If you ask Coca-Cola, Nike and IBM what their most valuable corporate asset is, you’re likely to get the same answer — their brand.
Coke could sell off it’s real property, industrial machinery, bottling plants and layoff 99.9% of it’s workforce, and still command $1 billion for proprietary use of its name. The dream of every marketing person, small business owner and yes, even us jaded ad people, is to create a brand with that kind of power.
Brands are quite possibly the most memorable, recognized and prevalent elements created by the modern industrial world.
So why aren’t there more Cokes, IBMs and Nikes out there? If “branding” is so powerful, why don’t more companies do it?
Three reasons — money, time and lack of understanding.
What is a brand anyway?
To address the last point first — many people use their company name and/or product interchangeably with the word “brand.” This is an understandable mistake.
Your company has a name, and most likely a logo. That’s a brand, right? Wrong.
If branding was that simple, I dare say folks like me would be out of a job. Your company name and logo are mere tangible executions of corporate identify. Your brand is the intangible perception your company holds in the minds of consumers.
In fact, a company name and logo can often conflict with the desired brand the company would like to create. Take for instance a (former) company familiar to us all — WorldCom.
As many will remember, WorldCom began life as LDDS — Long Distance Discount Service. At its genesis, this name was very appropriate. However, as the company grew and acquired other Internet and technology-oriented companies, “Long Distance Discount Service” became an albatross. Hence the change to LDDS WorldCom, and eventually just WorldCom. IBM and KFC (Kentucky Fried Chicken) have gone through similar circumstances.
Point here being, just because you have a name and logo, don’t think you have a “brand.” In its purest sense, your brand is defined as the sum total of emotions, expectations, memories and experiences a consumer associates with your company, product or name.
As often becomes evident, you are not always in control of what your brand means to people. Advertising alone cannot create a brand. Customer interaction, word of mouth, preconceived notions and a myriad of other elements form what a brand means to the public. To better control this, consider that everything your company does should support something else, ultimately supporting the overarching idea of what you want your company to be. As a business owner, you have to try and control as many internal and external elements as possible to retain a good degree of control over your brand.
Committing the resources
Which brings us to a second point — money.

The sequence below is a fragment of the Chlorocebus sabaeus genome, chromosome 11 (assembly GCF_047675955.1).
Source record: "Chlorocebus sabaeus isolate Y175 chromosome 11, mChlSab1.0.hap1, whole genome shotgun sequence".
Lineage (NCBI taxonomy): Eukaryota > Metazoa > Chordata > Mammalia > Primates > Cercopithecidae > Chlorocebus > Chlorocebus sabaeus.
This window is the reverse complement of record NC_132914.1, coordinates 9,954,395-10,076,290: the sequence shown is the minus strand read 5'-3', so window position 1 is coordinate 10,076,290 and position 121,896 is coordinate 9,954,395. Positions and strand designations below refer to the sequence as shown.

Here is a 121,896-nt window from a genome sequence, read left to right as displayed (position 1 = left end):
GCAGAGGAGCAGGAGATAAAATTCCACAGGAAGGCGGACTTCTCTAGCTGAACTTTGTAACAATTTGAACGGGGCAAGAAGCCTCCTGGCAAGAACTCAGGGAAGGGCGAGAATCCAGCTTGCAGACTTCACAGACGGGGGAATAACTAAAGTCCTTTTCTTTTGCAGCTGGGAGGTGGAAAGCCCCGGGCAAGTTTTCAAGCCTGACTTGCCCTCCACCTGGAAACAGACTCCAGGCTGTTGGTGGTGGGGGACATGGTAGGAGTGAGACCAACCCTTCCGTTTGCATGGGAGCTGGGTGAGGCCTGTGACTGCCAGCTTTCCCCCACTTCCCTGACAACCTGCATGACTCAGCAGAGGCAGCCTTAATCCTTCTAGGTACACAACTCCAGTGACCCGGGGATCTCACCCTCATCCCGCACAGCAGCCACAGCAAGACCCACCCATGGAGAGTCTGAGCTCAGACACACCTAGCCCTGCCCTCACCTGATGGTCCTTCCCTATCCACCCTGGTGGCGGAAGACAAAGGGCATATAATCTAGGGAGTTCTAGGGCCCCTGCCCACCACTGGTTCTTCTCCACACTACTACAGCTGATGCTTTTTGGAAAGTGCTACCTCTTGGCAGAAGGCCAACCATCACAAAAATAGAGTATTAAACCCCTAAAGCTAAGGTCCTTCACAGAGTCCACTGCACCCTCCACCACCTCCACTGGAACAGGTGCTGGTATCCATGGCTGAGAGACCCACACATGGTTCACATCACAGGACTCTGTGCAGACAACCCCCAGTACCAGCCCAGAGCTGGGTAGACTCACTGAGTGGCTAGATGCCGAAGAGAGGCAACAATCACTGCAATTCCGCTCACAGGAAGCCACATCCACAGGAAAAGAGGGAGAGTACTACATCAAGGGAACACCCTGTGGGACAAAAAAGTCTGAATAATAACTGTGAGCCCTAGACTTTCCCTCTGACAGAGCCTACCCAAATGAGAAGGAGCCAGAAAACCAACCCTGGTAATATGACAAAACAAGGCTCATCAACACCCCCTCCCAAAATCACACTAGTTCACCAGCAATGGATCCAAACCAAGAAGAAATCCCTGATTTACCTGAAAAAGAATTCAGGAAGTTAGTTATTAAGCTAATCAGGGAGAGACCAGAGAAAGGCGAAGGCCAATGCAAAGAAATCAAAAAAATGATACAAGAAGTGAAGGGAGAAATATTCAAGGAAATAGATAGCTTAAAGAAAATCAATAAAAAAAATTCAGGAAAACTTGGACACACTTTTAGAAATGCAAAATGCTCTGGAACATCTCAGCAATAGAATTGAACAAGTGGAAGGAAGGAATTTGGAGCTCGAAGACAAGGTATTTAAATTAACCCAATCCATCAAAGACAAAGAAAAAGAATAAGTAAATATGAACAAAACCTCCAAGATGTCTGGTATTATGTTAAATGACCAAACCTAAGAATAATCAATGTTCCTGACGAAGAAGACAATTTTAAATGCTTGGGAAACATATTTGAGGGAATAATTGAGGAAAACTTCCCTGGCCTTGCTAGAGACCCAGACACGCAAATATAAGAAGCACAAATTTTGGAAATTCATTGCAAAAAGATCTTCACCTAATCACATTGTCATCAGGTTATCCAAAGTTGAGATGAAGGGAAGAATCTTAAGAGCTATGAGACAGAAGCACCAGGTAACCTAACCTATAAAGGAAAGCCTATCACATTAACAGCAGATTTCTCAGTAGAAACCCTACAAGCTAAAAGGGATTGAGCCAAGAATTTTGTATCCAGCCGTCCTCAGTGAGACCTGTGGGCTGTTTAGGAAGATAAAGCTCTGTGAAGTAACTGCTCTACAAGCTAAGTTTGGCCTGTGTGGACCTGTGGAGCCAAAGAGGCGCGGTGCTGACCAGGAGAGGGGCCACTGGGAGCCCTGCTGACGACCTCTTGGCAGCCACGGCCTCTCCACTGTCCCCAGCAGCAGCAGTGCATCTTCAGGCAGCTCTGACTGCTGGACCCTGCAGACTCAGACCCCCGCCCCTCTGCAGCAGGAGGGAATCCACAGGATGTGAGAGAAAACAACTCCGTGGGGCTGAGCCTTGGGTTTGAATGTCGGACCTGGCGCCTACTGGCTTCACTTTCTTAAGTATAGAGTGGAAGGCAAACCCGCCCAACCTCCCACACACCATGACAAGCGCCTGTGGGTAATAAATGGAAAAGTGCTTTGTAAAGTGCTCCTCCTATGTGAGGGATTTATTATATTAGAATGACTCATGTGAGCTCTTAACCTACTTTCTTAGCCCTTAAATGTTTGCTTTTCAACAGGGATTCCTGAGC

Attempting to control all the possible elements that create a brand can be very expensive. Your thoughts instantly turn to television commercials, slick print ads and extensive promotions. However, it is just as important not to overlook the small stuff. You can spend $250,000 producing television commercials which portray your company as a global enterprise, but if “Earl” answers the phone and spits colloquialisms familiar only to those of us between Corinth and Gulfport, then the “global” positioning you tried to take loses credibility, and your “investment” in TV quickly turns into an “expense.”
Not to pick on Earl — the same would be true if advertising positions a company as “Southern” or “downhome,” but corporate salespeople all speak with Boston accents. In either case, it is not the advertising that failed. Rather, the company failed to make a full commitment to brand. Making this commitment to branding can mean sizable dollars allocated to the effort across multiple company facets.
Ideally, money and time should be invested in PR, staff training and positioning statements as well as print ads,
Internet and TV commercials. Most small companies simply don’t have the capital to properly “do branding” throughout all these areas.
Taking the time
The third reason most companies don’t create a proper brand is time.
Think of our three brand poster boys — Coca-Cola, Nike and IBM. These companies are decades old (in Coke’s case, over a century). They have been shaping, developing and refining their brands for a long time. Most companies have neither the patience nor longevity to establish the kind of equity in their brands that these giants have.
With all these factors working against us, do we sub-Fortune 500’s really have a branding prayer? Should we hang it up? Is trying to brand a small company useless?
The answer (again, thankfully for us ad people) is no — brand development can and should be an important part of every company. Fred’s Used Cars probably can’t brand on the level of Nike or IBM. But then again, in most cases, they don’t have to.
Sticking to the plan
If you’re a small specialty company, your customers probably don’t expect to see you on TV. In fact, they probably shouldn’t see you on TV. Your marketing dollars are better spent on local newsprint ads, direct mail or word-of-mouth campaigns.
Even if you’re a larger company, it is not wise to spread your marketing dollars too thin over too many media. Say, for instance, you produce a product that is oriented to upper-income customers. If you can’t afford to spend enough to make a very high-end television commercial, then don’t do it all. Instead, channel your money into a very sophisticated brochure, direct mail piece or series of print ads.
Most importantly, have a definite “brand plan,” and stick to it — even to the point of having a “brand checklist” for every facet of your business. Know what you want your brand to be and make sure that everything your company does supports that idea. Even if that means paying for phone etiquette classes for Earl.
Tim Mask is senior account planner at Maris, West & Baker advertising in Jackson. He can be reached at firstname.lastname@example.org.